So, as a result, I became America growing up.
Whatever the decade, culture, or click I was to be found in, that’s who I was. I was a poser skater when Nirvana was cool, a little bit thug when hip hop was big, and a lot a bit ignorant southern football player when all else failed. I used to think to myself that having all these personas was a good thing at the time, that I could take a bit from each and put my own spin on them and make them original. Saying to myself in theory, that I was original because I was my own version of each. Had I been truly original though I wouldn’t have needed to be a version of anything other than myself. Sadly, I had mentally blocked myself from ever being able to discover that – myself.
And I know what you’re thinking, a lot of kids go through phases, it’s normal. But here’s the thing, I never grew out of them. I never found my phase.
And that was the main side effect of my therapy, in that; when you suppress a feeling, you suppress a bit of yourself. And because I suppressed all my feelings, I had practically suppressed all of myself in the process. As I look back now, I am actually completely unattached to the person in those memories, because he wasn’t me. He was no one.
This also may have been the first time in my life I was ever labeled. Which may be why I’ve always tried to avoid labeling myself in any way possible since, or maybe that’s just because I’ve always been cognizant enough to realize that labels are incredibly short sighted and limiting. Anywho, I remember that as part of this counseling I was also diagnosed (a.k.a.labeled) with ADHD (a.k.a. being a fucking kid), and they wanted me to be put on medication. Thankfully, my mom didn’t go along with this recommendation, but then again she could have been sneaking Ridlin in my Cheerios my whole childhood for all I know. She’s kinda like that sometimes. Anywho, I digress.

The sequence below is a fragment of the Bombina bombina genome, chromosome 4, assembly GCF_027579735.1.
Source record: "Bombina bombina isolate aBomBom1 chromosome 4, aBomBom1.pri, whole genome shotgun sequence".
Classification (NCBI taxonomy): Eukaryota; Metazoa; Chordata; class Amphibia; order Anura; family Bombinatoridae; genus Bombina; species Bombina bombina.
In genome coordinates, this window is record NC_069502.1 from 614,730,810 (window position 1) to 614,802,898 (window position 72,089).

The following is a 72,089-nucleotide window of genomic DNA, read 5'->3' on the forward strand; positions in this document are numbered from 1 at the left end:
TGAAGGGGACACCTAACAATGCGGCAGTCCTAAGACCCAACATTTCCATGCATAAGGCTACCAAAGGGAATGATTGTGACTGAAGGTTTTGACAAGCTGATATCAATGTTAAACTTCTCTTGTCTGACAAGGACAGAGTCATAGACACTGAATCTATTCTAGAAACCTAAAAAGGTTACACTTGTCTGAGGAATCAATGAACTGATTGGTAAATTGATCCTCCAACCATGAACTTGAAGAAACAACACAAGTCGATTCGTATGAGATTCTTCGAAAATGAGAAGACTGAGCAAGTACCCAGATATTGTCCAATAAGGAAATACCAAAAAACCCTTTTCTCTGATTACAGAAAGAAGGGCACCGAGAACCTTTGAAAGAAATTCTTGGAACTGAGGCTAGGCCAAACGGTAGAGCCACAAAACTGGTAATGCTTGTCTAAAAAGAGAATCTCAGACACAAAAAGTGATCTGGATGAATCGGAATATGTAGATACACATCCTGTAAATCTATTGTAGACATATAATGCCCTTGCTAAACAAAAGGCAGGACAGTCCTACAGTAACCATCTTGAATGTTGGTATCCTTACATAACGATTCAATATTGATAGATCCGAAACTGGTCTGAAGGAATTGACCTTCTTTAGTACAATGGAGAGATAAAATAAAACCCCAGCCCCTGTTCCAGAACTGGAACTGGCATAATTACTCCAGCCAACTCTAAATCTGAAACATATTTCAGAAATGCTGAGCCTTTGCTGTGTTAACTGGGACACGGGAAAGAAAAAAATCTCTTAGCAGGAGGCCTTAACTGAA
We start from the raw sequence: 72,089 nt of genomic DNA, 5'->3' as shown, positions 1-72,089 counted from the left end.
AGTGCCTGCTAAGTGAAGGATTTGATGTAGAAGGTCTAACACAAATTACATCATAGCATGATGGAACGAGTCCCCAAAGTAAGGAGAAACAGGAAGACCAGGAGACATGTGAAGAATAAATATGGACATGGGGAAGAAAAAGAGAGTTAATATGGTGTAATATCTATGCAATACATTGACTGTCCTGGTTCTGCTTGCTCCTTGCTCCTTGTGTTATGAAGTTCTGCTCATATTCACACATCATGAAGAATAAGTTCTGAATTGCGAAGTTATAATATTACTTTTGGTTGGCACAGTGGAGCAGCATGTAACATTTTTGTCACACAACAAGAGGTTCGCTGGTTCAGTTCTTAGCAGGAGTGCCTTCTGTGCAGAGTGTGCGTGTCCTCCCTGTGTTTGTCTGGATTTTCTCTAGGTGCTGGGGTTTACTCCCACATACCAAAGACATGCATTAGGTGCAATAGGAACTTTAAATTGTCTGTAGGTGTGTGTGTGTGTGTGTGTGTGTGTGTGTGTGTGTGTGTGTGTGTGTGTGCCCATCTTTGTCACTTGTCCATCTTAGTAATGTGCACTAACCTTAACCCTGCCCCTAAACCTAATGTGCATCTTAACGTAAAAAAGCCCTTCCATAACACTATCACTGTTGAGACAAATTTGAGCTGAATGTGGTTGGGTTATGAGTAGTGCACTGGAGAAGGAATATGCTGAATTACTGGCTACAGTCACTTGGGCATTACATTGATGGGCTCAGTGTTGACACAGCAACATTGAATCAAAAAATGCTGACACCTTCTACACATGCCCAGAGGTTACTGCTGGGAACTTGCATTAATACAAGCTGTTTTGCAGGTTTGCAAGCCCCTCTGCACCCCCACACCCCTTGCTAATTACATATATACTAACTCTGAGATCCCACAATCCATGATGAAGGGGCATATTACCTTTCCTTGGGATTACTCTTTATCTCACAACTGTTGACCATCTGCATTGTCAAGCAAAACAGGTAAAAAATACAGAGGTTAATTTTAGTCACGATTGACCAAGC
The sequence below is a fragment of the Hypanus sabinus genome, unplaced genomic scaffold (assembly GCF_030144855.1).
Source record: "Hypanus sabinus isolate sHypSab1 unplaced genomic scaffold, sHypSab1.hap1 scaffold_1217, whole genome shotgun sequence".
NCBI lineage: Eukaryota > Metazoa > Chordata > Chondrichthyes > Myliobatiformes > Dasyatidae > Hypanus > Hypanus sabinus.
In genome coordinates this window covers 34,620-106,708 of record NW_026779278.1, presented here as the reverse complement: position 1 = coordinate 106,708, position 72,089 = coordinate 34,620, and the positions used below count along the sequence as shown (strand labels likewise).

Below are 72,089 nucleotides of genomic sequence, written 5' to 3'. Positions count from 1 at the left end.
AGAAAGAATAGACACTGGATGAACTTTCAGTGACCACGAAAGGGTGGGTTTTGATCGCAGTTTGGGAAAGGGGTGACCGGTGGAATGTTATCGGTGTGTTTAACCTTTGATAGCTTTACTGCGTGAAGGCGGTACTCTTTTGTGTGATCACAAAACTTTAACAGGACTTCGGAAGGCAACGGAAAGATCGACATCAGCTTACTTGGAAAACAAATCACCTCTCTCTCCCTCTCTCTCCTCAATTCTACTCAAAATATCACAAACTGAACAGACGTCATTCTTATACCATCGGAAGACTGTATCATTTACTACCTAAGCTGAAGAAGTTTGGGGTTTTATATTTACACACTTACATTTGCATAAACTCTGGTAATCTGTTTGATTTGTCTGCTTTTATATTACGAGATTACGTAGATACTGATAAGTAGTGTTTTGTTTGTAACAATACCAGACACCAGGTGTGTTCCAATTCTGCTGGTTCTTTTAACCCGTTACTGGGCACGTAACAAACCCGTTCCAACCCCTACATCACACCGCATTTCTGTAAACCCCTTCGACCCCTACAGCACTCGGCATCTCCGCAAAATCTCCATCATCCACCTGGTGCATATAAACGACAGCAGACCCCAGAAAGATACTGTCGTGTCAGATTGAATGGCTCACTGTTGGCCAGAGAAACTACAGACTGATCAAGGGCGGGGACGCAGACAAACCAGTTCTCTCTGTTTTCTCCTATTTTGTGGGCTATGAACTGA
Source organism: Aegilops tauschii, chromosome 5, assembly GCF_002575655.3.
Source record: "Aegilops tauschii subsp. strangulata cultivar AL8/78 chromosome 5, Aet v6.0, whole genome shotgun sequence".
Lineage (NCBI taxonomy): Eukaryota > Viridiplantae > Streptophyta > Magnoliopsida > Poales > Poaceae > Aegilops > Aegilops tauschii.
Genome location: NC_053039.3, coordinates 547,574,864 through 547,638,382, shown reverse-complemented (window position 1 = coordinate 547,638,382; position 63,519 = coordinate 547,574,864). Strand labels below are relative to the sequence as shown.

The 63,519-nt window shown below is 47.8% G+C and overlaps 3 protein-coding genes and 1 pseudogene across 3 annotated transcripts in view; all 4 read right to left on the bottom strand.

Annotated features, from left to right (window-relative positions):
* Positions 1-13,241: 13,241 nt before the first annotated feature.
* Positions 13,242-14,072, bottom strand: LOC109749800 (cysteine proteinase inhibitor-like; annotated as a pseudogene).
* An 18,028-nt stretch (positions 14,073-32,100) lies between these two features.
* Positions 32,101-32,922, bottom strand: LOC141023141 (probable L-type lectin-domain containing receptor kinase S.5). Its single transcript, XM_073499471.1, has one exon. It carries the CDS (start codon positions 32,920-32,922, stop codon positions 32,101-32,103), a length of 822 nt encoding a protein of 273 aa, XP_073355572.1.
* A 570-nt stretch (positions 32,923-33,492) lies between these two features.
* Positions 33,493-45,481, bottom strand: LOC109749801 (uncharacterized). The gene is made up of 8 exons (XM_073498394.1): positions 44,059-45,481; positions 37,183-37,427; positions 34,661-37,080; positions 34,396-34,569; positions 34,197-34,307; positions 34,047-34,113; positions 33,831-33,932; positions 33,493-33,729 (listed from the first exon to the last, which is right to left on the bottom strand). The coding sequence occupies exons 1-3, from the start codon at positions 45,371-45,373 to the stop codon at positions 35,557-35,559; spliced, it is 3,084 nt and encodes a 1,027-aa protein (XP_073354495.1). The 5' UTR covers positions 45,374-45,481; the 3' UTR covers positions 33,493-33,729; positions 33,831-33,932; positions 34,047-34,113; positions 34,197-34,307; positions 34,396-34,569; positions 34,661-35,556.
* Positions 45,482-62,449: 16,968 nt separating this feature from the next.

Before I start the next chapter though, I unfortunately feel like I need to input another disclaimer here. Being honest about things has a tendency to make people feel uncomfortable sometimes, or make them want to discredit your honesty by changing what you intended the meaning of it to be. Therefore, I would like to say that I am not at all advocating for mental health to be erased from society, or that the psychological treatment of kids altogether should be banned. If anything we need much, much more metal health support. I’m just saying maybe my parents should have been there in those meetings with me to mediate; or maybe we should just try talking to kids about why what they did is wrong and ways they can avoid that action in the future before we go prescribing rubber stamp treatments; or maybe we should just provide them all with better of examples of men and women to follow; or maybe we just shouldn’t try so hard to identify (label) problems, and instead constantly look for improvements to how can we go about things; or maybe we should foster a better, more well rounded environment for kids to be raised in; hell, maybe we could even let kids decide what they could do to be a better person instead of just trying to alter them into the persons we want them to be. God forbid we ever take any power away from an adult though. (mumbled cussing)